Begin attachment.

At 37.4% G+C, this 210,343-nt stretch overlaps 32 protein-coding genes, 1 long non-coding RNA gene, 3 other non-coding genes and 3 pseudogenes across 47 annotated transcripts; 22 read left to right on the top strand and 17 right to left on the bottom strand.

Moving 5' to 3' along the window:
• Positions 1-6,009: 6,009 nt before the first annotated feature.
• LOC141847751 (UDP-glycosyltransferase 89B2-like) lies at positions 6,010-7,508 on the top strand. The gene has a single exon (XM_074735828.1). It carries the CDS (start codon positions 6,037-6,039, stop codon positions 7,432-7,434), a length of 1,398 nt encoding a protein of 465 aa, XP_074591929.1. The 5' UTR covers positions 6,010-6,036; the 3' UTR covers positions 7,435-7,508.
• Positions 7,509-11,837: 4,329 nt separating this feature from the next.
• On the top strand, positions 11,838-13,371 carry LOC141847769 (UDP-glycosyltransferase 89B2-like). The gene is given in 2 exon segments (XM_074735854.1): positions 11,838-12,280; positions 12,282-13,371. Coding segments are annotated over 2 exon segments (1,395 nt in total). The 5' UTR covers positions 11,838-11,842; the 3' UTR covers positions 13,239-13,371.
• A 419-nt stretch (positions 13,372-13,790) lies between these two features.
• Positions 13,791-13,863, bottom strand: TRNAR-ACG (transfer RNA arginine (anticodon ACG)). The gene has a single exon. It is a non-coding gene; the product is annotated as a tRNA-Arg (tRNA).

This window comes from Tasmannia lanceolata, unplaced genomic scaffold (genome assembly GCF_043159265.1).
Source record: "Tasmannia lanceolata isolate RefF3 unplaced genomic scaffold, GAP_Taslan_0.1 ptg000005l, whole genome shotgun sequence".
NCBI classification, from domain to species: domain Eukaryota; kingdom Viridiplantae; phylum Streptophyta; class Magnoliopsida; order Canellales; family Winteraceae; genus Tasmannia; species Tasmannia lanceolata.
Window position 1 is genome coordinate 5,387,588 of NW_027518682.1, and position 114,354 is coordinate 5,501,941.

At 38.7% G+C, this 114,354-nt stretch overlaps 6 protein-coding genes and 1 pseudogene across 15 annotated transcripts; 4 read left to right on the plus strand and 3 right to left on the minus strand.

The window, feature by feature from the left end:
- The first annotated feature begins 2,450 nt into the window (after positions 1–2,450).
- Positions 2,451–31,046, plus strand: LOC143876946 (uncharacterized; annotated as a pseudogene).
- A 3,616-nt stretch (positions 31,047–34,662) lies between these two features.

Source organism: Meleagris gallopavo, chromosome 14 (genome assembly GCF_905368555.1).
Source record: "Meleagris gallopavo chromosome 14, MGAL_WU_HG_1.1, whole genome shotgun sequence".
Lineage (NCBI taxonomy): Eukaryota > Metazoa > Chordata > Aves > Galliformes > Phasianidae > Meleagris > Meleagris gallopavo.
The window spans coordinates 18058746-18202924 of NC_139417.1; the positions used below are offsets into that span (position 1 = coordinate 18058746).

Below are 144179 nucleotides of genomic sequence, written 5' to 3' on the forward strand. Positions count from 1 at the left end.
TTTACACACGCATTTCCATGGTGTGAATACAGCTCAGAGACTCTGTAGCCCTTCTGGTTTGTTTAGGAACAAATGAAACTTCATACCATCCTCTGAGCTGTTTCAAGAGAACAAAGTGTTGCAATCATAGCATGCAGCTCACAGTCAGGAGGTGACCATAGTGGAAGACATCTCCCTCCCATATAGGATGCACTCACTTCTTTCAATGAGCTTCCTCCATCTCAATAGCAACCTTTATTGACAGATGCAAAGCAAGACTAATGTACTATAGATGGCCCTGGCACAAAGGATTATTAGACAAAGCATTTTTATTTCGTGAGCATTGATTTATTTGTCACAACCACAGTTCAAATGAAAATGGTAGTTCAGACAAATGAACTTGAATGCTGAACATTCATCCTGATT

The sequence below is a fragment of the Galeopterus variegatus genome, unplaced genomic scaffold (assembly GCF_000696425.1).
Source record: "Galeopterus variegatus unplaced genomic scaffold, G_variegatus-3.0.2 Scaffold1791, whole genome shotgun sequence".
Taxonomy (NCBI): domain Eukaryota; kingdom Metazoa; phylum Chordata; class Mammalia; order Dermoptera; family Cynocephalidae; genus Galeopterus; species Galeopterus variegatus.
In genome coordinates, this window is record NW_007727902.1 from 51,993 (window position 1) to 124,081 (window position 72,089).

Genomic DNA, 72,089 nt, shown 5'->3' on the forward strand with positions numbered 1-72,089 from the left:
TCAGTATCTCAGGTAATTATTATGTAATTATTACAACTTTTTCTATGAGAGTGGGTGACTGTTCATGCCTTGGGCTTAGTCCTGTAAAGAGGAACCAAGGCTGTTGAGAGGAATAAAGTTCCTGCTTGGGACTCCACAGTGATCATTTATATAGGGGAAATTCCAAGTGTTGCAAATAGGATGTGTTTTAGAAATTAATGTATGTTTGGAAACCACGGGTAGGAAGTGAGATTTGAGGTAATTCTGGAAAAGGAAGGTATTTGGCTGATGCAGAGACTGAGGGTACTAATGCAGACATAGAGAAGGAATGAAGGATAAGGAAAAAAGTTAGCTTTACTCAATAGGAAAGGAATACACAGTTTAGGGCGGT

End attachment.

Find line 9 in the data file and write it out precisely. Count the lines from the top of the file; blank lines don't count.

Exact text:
This window comes from Tasmannia lanceolata, unplaced genomic scaffold (genome assembly GCF_043159265.1).